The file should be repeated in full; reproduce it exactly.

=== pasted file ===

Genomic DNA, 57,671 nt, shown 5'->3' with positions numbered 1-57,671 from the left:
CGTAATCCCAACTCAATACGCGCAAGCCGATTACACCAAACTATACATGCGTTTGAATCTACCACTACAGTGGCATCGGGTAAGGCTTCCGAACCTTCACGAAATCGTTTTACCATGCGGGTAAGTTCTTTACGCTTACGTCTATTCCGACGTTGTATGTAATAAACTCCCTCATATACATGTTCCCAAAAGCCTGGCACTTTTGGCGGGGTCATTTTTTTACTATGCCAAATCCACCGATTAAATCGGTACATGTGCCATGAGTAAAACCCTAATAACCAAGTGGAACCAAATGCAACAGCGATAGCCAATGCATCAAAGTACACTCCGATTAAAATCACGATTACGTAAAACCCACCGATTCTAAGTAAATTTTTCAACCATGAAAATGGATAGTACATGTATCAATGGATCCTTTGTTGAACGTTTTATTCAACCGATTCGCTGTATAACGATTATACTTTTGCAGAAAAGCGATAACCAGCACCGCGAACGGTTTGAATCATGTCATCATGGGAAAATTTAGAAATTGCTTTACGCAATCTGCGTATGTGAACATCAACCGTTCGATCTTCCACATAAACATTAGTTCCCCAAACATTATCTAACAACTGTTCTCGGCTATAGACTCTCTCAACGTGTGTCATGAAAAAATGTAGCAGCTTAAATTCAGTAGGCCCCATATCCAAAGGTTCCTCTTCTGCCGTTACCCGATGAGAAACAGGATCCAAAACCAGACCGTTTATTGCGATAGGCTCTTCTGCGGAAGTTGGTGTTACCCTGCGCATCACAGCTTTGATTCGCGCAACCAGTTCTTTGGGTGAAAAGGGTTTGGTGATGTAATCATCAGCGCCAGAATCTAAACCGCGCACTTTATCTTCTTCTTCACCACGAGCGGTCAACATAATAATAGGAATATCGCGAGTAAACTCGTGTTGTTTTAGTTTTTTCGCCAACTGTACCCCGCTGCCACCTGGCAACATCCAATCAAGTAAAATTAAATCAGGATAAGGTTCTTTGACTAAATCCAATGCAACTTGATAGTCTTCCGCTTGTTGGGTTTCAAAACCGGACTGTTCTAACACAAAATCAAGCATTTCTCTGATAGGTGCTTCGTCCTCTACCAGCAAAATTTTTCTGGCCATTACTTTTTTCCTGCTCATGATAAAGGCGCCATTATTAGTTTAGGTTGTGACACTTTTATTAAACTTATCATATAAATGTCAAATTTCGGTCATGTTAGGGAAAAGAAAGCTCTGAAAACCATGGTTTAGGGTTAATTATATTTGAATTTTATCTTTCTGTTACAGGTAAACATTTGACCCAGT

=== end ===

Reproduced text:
Genomic DNA, 57,671 nt, shown 5'->3' with positions numbered 1-57,671 from the left:
CGTAATCCCAACTCAATACGCGCAAGCCGATTACACCAAACTATACATGCGTTTGAATCTACCACTACAGTGGCATCGGGTAAGGCTTCCGAACCTTCACGAAATCGTTTTACCATGCGGGTAAGTTCTTTACGCTTACGTCTATTCCGACGTTGTATGTAATAAACTCCCTCATATACATGTTCCCAAAAGCCTGGCACTTTTGGCGGGGTCATTTTTTTACTATGCCAAATCCACCGATTAAATCGGTACATGTGCCATGAGTAAAACCCTAATAACCAAGTGGAACCAAATGCAACAGCGATAGCCAATGCATCAAAGTACACTCCGATTAAAATCACGATTACGTAAAACCCACCGATTCTAAGTAAATTTTTCAACCATGAAAATGGATAGTACATGTATCAATGGATCCTTTGTTGAACGTTTTATTCAACCGATTCGCTGTATAACGATTATACTTTTGCAGAAAAGCGATAACCAGCACCGCGAACGGTTTGAATCATGTCATCATGGGAAAATTTAGAAATTGCTTTACGCAATCTGCGTATGTGAACATCAACCGTTCGATCTTCCACATAAACATTAGTTCCCCAAACATTATCTAACAACTGTTCTCGGCTATAGACTCTCTCAACGTGTGTCATGAAAAAATGTAGCAGCTTAAATTCAGTAGGCCCCATATCCAAAGGTTCCTCTTCTGCCGTTACCCGATGAGAAACAGGATCCAAAACCAGACCGTTTATTGCGATAGGCTCTTCTGCGGAAGTTGGTGTTACCCTGCGCATCACAGCTTTGATTCGCGCAACCAGTTCTTTGGGTGAAAAGGGTTTGGTGATGTAATCATCAGCGCCAGAATCTAAACCGCGCACTTTATCTTCTTCTTCACCACGAGCGGTCAACATAATAATAGGAATATCGCGAGTAAACTCGTGTTGTTTTAGTTTTTTCGCCAACTGTACCCCGCTGCCACCTGGCAACATCCAATCAAGTAAAATTAAATCAGGATAAGGTTCTTTGACTAAATCCAATGCAACTTGATAGTCTTCCGCTTGTTGGGTTTCAAAACCGGACTGTTCTAACACAAAATCAAGCATTTCTCTGATAGGTGCTTCGTCCTCTACCAGCAAAATTTTTCTGGCCATTACTTTTTTCCTGCTCATGATAAAGGCGCCATTATTAGTTTAGGTTGTGACACTTTTATTAAACTTATCATATAAATGTCAAATTTCGGTCATGTTAGGGAAAAGAAAGCTCTGAAAACCATGGTTTAGGGTTAATTATATTTGAATTTTATCTTTCTGTTACAGGTAAACATTTGACCCAGT